We found this hard to swallow. Sure, they may be a clannish bunch. But with the world of wealth available to them, do UES folks really all congregate in the same getaways — let alone assume that everyone else does? Jane Hitchcock, the Washington novelist (“Mortal Friends,” “Social Crimes”) who has chronicled life in her native Manhattan, is sympathetically skeptical. “Writers take liberty with their work and experience,” she said. “What she might really have said was, ‘Will I see you in Palm Beach?’ But you’re a writer and you want to create buzz, so she just inverts it to make the woman sound snooty… Writing about the rich is an easy target, but people are much more complex, rich or poor. If you’re looking for complex, read Tolstoy about the rich.”

2. You know how in “Downton Abbey,” men and women would retire to different rooms after a dinner party? Well, on the Upper East Side, they sometimes segregate the entire party.

“At dinner parties I went to, it was not unusual for men and women to sit at separate tables, even tables in different rooms. In spite of all the hot bodies artfully displayed, there was not a lot of sexiness in the air.”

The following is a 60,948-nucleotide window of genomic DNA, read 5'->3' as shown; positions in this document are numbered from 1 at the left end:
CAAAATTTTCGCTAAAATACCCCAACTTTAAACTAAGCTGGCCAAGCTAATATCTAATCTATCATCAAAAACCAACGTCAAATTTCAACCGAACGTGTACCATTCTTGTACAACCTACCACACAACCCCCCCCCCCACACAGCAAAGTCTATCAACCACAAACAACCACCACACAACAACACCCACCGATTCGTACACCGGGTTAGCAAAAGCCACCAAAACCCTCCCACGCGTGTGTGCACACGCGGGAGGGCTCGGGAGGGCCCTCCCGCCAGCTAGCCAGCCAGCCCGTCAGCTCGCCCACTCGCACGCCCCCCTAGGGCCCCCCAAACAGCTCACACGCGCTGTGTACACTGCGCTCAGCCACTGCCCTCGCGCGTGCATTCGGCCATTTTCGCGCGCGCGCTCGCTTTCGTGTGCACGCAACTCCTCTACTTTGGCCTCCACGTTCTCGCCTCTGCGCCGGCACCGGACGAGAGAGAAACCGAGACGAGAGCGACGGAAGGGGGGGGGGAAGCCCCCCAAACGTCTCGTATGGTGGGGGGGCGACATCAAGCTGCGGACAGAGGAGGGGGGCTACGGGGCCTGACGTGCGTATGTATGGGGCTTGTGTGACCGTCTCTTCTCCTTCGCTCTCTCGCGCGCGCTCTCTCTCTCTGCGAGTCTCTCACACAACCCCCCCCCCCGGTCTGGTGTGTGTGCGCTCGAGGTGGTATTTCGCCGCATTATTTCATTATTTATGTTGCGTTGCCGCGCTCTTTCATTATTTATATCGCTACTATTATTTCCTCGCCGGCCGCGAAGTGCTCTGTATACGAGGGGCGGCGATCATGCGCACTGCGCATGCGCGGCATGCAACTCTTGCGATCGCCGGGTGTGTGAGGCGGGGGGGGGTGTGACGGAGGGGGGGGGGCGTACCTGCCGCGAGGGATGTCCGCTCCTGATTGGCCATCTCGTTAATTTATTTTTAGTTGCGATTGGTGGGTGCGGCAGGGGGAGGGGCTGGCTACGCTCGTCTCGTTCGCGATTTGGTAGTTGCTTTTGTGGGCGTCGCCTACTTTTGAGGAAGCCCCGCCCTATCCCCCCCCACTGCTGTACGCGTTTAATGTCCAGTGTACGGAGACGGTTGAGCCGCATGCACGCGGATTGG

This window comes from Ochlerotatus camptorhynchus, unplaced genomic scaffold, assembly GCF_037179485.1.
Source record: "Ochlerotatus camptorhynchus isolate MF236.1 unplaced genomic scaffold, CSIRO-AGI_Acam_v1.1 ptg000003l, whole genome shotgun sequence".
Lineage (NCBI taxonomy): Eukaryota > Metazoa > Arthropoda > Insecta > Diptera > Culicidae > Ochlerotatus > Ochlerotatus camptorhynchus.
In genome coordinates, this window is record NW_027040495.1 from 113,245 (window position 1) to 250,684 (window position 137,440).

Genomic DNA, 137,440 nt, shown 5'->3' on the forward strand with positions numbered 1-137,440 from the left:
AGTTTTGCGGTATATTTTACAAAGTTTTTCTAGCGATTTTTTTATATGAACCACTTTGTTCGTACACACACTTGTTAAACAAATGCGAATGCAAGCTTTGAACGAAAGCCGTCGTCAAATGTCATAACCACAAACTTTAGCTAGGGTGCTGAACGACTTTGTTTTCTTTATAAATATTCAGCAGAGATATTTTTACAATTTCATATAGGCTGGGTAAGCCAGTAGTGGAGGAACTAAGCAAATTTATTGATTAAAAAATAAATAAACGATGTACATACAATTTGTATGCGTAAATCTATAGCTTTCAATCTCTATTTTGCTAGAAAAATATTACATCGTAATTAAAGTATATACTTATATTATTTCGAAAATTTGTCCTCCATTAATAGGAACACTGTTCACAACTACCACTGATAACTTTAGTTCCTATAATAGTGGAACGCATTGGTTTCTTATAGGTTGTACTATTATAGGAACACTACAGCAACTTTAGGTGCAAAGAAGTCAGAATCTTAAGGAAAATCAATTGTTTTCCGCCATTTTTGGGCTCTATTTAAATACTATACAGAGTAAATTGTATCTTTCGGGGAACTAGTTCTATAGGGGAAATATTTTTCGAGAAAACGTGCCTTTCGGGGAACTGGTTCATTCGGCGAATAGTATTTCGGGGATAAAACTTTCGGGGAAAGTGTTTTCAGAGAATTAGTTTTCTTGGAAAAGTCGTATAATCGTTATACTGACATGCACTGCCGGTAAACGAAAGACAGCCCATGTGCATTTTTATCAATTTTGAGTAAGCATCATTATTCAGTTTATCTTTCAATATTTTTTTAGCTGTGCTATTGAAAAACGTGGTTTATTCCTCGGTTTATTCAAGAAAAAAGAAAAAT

Sounds kooky, but it rang true to some of our sources. “I think it’s a wealth thing,” said one friend, whose boyfriend recently moved away from another finance-centric community because he didn’t care for that dynamic, the women seemingly on display and disconnected from their husbands. Others see the practice as completely benign. Susanna Quinn, wife of a Washington lobbyist and developer of a beauty-services app, attended a party recently where female guests quickly separated away from the men. “It happens all the time! We’re all so busy working we don’t have much of an opportunity to see and talk to our girlfriends,” she said.

3. The hot new accessory on the Upper East Side is a big family.

“The Have-Most women looked the most carefully put-together and the most beautifully turned out, and generally had the most children… I quickly became desensitized to massive families — they were everywhere… Four was the new three — previously conversation-stopping, but now nothing unusual. Five was no longer crazy or religious — it just meant you were rich. And six was apparently the new townhouse — or Gulfstream.”